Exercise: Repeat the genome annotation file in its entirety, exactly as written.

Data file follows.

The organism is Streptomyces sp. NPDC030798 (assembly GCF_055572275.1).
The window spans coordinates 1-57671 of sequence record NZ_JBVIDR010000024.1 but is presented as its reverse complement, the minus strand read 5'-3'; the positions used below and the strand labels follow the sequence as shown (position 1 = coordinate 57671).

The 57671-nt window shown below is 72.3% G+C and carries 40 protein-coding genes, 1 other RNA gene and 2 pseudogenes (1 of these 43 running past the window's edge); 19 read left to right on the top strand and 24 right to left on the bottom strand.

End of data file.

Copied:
The organism is Streptomyces sp. NPDC030798 (assembly GCF_055572275.1).
The window spans coordinates 1-57671 of sequence record NZ_JBVIDR010000024.1 but is presented as its reverse complement, the minus strand read 5'-3'; the positions used below and the strand labels follow the sequence as shown (position 1 = coordinate 57671).

The 57671-nt window shown below is 72.3% G+C and carries 40 protein-coding genes, 1 other RNA gene and 2 pseudogenes (1 of these 43 running past the window's edge); 19 read left to right on the top strand and 24 right to left on the bottom strand.